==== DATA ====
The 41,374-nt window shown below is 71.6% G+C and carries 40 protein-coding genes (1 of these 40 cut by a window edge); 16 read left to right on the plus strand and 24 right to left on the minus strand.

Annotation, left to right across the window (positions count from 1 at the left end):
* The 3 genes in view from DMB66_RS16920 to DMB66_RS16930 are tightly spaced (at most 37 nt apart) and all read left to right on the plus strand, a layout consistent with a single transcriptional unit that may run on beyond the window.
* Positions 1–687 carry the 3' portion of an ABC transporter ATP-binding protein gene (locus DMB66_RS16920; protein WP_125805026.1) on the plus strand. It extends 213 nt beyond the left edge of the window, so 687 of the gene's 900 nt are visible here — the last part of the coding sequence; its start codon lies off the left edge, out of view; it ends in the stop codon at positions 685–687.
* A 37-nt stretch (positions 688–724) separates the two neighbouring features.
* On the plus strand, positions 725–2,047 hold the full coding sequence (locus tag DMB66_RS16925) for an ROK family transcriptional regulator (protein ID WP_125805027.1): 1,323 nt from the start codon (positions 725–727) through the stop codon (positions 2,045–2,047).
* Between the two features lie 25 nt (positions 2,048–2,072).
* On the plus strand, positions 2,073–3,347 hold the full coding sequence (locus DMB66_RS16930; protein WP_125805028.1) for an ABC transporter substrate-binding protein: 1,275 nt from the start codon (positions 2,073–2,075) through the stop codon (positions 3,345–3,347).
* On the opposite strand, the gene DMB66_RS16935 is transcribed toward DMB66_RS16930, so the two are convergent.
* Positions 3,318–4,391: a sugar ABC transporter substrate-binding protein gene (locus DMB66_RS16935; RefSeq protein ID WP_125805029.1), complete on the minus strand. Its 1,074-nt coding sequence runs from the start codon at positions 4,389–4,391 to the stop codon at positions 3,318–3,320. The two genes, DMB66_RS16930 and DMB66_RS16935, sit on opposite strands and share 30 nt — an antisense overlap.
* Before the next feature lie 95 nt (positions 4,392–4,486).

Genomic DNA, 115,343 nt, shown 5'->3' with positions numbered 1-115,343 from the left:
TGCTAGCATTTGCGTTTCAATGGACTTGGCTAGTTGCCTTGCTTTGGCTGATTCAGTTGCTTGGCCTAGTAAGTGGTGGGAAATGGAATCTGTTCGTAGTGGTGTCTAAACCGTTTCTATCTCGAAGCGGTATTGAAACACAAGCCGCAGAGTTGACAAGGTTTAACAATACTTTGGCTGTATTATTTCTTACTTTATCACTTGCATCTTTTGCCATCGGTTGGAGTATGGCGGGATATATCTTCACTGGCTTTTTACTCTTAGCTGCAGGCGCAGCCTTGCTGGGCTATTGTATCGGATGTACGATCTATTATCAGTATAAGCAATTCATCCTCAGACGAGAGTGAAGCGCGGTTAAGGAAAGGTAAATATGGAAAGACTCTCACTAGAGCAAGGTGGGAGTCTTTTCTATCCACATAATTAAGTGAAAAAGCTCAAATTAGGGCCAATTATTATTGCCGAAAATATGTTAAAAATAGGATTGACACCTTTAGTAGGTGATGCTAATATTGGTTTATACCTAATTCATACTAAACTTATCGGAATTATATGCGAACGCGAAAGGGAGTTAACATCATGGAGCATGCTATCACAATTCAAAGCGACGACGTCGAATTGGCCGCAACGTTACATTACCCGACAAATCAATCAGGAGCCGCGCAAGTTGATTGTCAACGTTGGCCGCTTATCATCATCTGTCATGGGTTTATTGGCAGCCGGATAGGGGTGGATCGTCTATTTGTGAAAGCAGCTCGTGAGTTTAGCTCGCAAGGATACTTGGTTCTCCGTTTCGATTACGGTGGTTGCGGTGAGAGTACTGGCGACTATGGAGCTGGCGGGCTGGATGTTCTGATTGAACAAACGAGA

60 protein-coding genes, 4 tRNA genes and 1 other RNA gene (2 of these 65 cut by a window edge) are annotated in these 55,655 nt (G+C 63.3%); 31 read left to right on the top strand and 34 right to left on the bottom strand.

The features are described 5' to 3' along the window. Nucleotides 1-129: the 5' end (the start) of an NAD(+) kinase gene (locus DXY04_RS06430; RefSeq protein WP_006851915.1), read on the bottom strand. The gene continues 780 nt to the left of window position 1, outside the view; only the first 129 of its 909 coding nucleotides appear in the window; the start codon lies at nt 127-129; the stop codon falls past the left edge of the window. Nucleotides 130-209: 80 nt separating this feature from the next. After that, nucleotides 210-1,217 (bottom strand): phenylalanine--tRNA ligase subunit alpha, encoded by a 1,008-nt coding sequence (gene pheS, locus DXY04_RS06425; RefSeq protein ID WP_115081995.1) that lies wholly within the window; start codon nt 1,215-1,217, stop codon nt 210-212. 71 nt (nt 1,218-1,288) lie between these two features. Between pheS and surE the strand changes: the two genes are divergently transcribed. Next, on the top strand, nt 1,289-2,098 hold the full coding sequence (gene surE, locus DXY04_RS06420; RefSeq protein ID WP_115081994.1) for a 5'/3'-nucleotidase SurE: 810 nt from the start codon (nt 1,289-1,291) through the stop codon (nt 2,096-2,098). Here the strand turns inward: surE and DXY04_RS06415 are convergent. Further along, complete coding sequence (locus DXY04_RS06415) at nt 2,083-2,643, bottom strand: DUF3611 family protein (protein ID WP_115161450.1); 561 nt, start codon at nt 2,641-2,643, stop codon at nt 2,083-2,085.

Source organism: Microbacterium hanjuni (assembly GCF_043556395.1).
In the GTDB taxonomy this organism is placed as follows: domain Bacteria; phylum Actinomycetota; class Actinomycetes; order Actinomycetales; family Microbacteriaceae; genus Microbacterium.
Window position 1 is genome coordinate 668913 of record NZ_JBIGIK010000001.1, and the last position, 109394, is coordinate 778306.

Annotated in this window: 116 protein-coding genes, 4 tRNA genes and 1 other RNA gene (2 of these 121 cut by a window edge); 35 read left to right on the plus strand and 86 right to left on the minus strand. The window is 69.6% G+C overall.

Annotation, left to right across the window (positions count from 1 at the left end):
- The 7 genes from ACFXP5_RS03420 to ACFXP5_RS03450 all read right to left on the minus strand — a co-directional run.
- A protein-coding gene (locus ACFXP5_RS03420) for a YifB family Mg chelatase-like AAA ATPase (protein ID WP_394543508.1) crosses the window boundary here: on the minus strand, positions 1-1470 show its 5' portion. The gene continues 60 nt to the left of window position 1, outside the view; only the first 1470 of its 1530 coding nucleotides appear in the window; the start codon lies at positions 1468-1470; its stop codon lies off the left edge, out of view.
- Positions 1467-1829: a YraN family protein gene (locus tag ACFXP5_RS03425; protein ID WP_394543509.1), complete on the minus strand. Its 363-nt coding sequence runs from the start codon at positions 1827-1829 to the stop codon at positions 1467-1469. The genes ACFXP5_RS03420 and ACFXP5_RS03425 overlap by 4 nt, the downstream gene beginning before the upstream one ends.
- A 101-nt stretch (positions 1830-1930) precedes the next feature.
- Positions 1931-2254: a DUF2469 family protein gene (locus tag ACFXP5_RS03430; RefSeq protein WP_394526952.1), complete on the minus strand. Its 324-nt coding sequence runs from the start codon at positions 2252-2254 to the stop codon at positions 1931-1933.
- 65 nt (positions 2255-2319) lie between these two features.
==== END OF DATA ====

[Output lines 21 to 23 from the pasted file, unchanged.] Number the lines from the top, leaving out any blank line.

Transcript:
- The 7 genes from ACFXP5_RS03420 to ACFXP5_RS03450 all read right to left on the minus strand — a co-directional run.
- A protein-coding gene (locus ACFXP5_RS03420) for a YifB family Mg chelatase-like AAA ATPase (protein ID WP_394543508.1) crosses the window boundary here: on the minus strand, positions 1-1470 show its 5' portion. The gene continues 60 nt to the left of window position 1, outside the view; only the first 1470 of its 1530 coding nucleotides appear in the window; the start codon lies at positions 1468-1470; its stop codon lies off the left edge, out of view.
- Positions 1467-1829: a YraN family protein gene (locus tag ACFXP5_RS03425; protein ID WP_394543509.1), complete on the minus strand. Its 363-nt coding sequence runs from the start codon at positions 1827-1829 to the stop codon at positions 1467-1469. The genes ACFXP5_RS03420 and ACFXP5_RS03425 overlap by 4 nt, the downstream gene beginning before the upstream one ends.